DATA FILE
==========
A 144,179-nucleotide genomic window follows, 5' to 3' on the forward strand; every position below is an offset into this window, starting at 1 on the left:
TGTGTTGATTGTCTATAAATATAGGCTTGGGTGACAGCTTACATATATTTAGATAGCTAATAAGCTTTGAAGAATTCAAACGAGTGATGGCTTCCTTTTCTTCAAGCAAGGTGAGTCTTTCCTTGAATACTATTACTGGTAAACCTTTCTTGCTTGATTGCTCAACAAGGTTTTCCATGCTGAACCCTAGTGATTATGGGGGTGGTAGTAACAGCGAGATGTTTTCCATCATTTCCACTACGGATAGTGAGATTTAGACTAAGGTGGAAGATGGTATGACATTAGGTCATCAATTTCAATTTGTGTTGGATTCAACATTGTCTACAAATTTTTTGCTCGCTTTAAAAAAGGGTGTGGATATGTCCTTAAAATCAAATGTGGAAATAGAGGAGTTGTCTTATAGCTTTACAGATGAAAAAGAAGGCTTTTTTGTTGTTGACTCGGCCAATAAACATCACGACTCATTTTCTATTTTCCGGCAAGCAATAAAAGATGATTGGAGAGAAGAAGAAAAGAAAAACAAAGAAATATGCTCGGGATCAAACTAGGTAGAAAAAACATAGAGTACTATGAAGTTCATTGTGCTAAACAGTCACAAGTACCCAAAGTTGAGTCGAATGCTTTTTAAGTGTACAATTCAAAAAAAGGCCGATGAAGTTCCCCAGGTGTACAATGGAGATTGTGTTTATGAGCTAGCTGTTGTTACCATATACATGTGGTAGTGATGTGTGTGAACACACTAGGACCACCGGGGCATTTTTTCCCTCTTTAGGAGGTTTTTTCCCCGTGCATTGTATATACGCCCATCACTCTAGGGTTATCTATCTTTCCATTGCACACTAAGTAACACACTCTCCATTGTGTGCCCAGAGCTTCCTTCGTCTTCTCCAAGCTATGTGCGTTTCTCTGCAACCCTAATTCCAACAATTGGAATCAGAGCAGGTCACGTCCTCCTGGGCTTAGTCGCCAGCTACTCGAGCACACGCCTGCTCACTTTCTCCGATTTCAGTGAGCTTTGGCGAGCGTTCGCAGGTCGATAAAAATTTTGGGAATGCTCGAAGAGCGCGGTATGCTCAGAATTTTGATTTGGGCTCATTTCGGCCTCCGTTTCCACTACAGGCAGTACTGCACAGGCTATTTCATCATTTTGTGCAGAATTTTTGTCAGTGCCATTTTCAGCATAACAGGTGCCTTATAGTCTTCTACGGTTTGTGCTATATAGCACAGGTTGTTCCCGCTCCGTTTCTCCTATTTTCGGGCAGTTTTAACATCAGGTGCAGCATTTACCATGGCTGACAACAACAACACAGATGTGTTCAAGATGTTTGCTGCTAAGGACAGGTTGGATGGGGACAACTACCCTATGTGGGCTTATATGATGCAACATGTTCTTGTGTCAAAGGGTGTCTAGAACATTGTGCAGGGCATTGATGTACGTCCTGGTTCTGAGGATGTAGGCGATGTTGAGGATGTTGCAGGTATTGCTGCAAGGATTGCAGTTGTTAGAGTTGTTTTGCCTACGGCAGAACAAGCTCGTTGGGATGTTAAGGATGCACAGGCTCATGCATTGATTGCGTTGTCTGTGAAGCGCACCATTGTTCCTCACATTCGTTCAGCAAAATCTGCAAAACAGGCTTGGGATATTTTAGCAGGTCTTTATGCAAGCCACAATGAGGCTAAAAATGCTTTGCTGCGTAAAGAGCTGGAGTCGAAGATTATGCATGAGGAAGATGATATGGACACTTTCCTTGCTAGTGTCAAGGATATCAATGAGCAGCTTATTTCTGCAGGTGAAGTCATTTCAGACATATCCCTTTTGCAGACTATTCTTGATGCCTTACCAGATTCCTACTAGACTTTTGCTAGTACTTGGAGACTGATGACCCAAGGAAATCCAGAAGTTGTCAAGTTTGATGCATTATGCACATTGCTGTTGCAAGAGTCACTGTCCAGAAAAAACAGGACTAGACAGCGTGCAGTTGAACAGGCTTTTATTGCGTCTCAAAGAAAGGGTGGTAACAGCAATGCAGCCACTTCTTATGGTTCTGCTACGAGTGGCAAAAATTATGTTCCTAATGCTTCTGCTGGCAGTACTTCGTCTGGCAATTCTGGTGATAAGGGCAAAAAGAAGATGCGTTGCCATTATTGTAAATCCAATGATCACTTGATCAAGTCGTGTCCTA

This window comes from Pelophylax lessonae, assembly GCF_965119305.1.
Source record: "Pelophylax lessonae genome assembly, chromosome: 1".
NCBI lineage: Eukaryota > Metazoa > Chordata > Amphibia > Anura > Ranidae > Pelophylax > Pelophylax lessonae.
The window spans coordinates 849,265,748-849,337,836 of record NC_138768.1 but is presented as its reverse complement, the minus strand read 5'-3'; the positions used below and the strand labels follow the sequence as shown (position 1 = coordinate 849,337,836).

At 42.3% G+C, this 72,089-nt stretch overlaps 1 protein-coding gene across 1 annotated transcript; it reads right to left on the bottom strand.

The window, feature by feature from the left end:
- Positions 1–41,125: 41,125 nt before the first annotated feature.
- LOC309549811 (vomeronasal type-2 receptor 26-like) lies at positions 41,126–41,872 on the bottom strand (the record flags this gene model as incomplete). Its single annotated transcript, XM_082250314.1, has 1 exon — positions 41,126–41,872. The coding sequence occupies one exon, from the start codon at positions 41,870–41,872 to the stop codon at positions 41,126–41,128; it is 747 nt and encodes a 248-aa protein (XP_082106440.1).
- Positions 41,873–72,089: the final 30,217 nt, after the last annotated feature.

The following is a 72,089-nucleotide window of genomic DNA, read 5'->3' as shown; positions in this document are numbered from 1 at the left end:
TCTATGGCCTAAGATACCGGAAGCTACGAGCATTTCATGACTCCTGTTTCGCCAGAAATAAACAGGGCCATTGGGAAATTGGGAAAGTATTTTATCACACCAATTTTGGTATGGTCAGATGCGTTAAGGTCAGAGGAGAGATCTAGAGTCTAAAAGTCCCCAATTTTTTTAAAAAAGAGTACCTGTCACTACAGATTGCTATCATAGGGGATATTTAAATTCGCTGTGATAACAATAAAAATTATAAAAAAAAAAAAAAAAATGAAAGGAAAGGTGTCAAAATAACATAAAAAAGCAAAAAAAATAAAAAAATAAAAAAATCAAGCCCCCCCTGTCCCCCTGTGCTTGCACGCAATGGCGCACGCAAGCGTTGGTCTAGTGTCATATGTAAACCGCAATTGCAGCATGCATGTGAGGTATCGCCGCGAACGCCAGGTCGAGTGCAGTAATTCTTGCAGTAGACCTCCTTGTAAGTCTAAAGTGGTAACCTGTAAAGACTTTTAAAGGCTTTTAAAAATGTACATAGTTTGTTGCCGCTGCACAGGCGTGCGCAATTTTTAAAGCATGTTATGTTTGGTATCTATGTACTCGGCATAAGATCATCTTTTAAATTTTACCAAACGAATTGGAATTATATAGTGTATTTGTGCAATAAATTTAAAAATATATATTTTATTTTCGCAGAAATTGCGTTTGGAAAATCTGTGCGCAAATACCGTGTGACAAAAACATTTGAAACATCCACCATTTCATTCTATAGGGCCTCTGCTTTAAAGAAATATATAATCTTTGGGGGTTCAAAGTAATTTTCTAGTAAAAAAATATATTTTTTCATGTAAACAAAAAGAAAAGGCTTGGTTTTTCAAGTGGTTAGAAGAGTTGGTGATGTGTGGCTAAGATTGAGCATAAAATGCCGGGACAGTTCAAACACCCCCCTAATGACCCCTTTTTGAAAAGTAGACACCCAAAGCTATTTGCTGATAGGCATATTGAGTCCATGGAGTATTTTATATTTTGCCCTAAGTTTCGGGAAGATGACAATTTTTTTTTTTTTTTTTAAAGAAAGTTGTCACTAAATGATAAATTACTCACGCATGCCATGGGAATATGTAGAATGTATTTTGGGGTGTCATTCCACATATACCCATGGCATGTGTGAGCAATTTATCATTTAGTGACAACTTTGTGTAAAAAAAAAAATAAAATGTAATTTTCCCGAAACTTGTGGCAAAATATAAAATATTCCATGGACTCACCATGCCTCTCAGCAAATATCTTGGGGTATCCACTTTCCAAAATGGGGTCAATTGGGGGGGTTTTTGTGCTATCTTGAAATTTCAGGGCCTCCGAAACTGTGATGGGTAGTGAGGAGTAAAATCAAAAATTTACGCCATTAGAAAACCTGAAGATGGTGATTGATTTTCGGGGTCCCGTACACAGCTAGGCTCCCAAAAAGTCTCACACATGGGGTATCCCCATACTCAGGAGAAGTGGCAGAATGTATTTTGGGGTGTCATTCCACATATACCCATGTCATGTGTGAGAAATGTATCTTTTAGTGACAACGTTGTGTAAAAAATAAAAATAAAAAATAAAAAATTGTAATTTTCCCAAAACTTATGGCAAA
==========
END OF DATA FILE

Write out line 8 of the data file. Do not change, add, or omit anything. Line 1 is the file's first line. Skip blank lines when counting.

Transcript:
The window, feature by feature from the left end: